The grants cover various aspects of healthcare in developing countries. The first grant will analyze a paper published in Lancet in 2012 by Sarah Baird, Richard Garfein, Craig McIntosh and Berk Ozler. This paper, Effect of a Cash Transfer Programme for Schooling on Prevalence of HIV and Herpes Simplex Type 2 in Malawi: A Cluster Randomized Trial, showed that direct cash transfers decreased the prevalence of HIV and herpes simplex virus 2 (HSV-2) as well as the sexual behavior of the young women receiving transfers for 18 months. The second grant will reanalyze the 2012 paper published in Lancet, Task shifting of antiretroviral treatment from doctors to primary-care nurses in South Africa (STRETCH): a pragmatic, parallel, cluster-randomised trial. This paper examined the affect of using nurses, instead of scarce doctors to administer anti-retroviral treatment to patients with HIV. They found that STRETCH was not inferior to standard care and supports expanding the pool of ART prescribers beyond doctors to nurses. The third grant seeks to replicate the paper from 2011, Effect of circumcision of HIV-negative men on transmission of human papillomavirus to HIV-negative. This paper addresses an important question about HPV prevention and it evaluates male circumcision as a HPV prevention strategy among rural African HIV-negative women who lack both resources and vaccines that cover the existing high-risk HPV genotypes. The results from Wawer et al. (2011) provide strong support for use of male circumcision for HPV prevention and cervical neoplasia in HIV negative female partners. The fourth grant will examine a study published in JAMA in 2012 titled, HIV Development Assistance and Adult Mortality in Africa. This study investigates the relationship between increased funding to countries receiving aid through the President’s Emergency Plan for AIDS relief (PEPFAR) and adult mortality more generally. PEPFAR is the initiative developed by President George W Bush which increased funding to select countries from 2004 to 2010. The main finding of the paper is that PEPFAR countries had dramatically lower mortality than non-PEPFAR countries.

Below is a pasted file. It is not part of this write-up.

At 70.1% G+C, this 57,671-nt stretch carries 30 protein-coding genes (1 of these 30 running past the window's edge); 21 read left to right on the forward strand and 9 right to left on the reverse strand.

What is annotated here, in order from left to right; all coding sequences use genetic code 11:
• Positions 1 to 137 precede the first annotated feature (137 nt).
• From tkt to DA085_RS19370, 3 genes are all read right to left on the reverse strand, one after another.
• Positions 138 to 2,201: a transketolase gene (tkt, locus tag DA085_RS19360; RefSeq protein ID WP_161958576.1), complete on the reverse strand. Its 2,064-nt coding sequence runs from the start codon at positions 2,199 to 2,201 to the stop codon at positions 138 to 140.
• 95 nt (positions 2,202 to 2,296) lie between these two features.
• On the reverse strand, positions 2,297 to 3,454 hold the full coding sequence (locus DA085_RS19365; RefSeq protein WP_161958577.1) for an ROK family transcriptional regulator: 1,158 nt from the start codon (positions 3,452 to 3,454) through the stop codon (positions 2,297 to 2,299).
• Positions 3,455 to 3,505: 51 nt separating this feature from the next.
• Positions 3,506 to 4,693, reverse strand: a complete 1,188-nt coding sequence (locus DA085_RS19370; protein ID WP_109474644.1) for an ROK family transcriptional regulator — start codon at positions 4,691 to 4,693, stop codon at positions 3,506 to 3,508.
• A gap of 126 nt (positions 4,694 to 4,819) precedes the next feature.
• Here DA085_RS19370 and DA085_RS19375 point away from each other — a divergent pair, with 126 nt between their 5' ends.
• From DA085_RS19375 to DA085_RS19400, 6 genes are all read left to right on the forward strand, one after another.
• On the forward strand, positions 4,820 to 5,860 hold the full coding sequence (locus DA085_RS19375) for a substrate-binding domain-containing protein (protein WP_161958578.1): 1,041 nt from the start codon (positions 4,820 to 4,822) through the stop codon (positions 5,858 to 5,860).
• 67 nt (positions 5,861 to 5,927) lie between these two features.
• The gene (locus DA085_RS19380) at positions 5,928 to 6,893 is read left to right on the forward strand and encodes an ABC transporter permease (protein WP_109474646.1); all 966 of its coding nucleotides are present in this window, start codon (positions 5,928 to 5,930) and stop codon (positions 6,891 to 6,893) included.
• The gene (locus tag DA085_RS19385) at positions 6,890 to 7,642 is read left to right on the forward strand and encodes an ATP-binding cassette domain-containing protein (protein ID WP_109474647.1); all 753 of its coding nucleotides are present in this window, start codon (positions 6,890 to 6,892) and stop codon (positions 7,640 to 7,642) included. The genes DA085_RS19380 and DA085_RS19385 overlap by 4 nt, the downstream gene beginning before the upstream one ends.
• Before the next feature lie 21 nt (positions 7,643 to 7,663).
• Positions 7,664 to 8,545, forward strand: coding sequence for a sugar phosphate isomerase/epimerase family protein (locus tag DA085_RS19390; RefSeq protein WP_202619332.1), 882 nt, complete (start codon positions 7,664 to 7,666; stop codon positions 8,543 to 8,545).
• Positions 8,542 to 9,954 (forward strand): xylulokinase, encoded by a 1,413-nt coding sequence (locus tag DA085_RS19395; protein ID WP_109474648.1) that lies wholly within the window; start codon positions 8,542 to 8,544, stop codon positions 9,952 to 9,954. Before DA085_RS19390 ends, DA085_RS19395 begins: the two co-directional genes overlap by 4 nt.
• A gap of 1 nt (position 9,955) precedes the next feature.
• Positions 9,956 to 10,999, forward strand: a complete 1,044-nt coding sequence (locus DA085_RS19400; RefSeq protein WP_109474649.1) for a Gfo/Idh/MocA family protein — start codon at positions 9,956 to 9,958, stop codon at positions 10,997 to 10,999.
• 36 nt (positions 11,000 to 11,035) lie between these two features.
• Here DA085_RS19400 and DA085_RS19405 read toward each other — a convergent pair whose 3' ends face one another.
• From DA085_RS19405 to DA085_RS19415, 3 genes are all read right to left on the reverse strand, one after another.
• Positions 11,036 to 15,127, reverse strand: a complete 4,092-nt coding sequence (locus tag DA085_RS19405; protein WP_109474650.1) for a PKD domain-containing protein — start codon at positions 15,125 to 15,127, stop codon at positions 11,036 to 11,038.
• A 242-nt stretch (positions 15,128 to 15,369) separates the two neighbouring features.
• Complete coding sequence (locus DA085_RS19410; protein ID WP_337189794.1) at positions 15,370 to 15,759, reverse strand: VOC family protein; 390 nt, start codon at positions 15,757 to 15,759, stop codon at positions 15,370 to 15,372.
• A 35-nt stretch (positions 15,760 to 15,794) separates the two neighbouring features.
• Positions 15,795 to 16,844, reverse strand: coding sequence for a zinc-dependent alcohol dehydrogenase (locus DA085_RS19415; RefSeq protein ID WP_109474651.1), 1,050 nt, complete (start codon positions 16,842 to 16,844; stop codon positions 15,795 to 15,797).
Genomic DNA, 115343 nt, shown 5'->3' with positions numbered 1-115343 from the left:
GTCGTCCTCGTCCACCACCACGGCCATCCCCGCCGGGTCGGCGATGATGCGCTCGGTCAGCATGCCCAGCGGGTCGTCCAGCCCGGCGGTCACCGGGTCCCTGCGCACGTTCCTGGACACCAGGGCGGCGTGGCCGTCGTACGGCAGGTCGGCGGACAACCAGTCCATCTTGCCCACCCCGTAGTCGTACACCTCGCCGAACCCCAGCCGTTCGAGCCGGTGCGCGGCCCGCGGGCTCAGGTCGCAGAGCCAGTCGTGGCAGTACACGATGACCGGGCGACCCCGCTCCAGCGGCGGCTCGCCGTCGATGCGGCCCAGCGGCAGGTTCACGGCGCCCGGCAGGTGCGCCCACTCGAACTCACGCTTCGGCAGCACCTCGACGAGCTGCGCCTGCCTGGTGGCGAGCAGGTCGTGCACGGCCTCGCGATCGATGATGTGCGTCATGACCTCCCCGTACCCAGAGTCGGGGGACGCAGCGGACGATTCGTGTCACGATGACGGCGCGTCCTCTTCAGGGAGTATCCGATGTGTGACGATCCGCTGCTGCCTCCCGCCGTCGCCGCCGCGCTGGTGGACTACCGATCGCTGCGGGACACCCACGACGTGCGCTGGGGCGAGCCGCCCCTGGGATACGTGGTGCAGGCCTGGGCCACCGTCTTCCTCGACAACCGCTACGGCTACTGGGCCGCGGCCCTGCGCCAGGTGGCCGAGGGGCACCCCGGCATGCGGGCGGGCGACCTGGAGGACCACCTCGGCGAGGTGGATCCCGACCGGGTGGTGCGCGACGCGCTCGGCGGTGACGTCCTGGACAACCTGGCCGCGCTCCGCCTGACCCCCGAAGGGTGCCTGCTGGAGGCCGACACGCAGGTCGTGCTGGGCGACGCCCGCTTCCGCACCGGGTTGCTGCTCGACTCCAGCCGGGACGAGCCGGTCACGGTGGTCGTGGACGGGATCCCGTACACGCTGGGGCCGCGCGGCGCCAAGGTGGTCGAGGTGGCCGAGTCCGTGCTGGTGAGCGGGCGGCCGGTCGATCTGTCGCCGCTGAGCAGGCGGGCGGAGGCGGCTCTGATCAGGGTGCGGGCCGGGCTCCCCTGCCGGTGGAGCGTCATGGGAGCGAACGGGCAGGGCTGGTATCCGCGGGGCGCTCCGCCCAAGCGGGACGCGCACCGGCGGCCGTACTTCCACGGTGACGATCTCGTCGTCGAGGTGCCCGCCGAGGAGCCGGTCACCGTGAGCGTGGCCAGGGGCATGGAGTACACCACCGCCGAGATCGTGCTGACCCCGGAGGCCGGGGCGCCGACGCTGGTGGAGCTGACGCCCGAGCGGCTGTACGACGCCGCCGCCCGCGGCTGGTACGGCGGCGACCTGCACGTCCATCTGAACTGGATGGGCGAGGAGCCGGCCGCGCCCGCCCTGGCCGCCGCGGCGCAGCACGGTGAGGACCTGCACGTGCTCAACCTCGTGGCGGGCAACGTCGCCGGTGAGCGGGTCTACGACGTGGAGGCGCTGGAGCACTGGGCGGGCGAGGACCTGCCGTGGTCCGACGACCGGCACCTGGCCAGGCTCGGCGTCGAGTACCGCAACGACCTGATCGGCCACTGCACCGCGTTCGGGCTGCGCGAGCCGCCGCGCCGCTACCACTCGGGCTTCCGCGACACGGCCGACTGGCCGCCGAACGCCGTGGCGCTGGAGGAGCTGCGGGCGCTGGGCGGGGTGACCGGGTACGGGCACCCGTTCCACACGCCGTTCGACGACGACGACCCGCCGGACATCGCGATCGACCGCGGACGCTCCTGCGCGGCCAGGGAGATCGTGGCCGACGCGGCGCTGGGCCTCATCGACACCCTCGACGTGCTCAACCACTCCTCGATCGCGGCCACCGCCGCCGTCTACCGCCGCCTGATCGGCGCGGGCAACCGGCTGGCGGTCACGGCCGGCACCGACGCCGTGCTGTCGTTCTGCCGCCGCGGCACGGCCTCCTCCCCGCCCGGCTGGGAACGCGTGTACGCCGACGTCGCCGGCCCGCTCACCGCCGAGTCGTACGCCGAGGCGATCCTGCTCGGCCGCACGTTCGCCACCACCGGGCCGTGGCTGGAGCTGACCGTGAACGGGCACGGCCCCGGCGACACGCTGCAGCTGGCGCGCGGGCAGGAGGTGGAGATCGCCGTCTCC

Dr. Nicole Perfito, Science Exchange lead for these projects says, “Using Science Exchange to gather the resources to reanalyze these experiments means it can be done faster and cheaper than would normally occur.”
The analysis of these papers will bring extra scientific rigor to the study of health in developing countries. The University of Nebraska’s Center for Collaboration on Research Design and Analysis will do the analysis of these journal articles under the direction of Dr. Nicole Perfito at Science Exchange. Once the results are complete, these replicated studies will be published in peer-reviewed journals.
September 25, 2015 | Posted by Keith Osiewicz in Company, Events |
We at Science Exchange love new ideas, and so we are partnering with SynBioBeta to sponsor the SynBioBeta SF 2015-Blue Sky Bio Competition. If you have an idea for a product, project or new company, please enter the competition by submitting an application. You have a chance of winning $500K in prizes that will help you bring your idea to fruition. Please enter by 12:00 pm PST on October 2nd.
This competition consists of two stages. In the first stage, the judges will review all of the entrants and winnow away the group to 3 finalists. These three finalists will then compete in the second stage of the competition which will take place live and on-stage during the SynBioBeta 2015 conference. You will have 6 minutes to present a PowerPoint presentation describing your idea. The audience will be the judges for this stage of the competition, and they will have 4 minutes to vote for the best idea. Results will be shown live on the stage screen and the 1st, 2nd & 3rd place winners will be displayed.
We are donating $100K in credits to be used on Science Exchange. With these credits the winner can choose from over 4,000 services from over 900 service providers. Our online marketplace enables you to choose your own service providers, or you can use our Concierge service where our friendly team helps you find the right service providers for your project.
The SynBioBeta SF 2015-Blue Sky Bio competition takes place in the in the Robertson Auditorium in the Mission Bay Conference Center on Wednesday, Nov. 4th, from 4:35 to 5:35. Learn more.
February 20, 2015 | Posted by Tess Mayall in Company |
Science Exchange CEO Elizabeth Iorns was on This Week in Startups for an hour-long deep dive into the state of science. Listen and learn about everything from cancer biology to AI to scientific publishing!